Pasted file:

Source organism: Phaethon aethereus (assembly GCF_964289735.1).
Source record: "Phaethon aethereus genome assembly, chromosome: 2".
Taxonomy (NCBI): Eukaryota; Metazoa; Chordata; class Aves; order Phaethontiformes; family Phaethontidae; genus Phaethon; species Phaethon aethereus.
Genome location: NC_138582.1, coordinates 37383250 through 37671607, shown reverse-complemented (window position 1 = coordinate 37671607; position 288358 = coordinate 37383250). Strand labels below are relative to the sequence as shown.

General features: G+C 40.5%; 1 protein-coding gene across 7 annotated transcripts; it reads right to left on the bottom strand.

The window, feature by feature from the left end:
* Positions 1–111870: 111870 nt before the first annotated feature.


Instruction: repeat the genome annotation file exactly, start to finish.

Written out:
Source organism: Phaethon aethereus (assembly GCF_964289735.1).
Source record: "Phaethon aethereus genome assembly, chromosome: 2".
Taxonomy (NCBI): Eukaryota; Metazoa; Chordata; class Aves; order Phaethontiformes; family Phaethontidae; genus Phaethon; species Phaethon aethereus.
Genome location: NC_138582.1, coordinates 37383250 through 37671607, shown reverse-complemented (window position 1 = coordinate 37671607; position 288358 = coordinate 37383250). Strand labels below are relative to the sequence as shown.

General features: G+C 40.5%; 1 protein-coding gene across 7 annotated transcripts; it reads right to left on the bottom strand.

The window, feature by feature from the left end:
* Positions 1–111870: 111870 nt before the first annotated feature.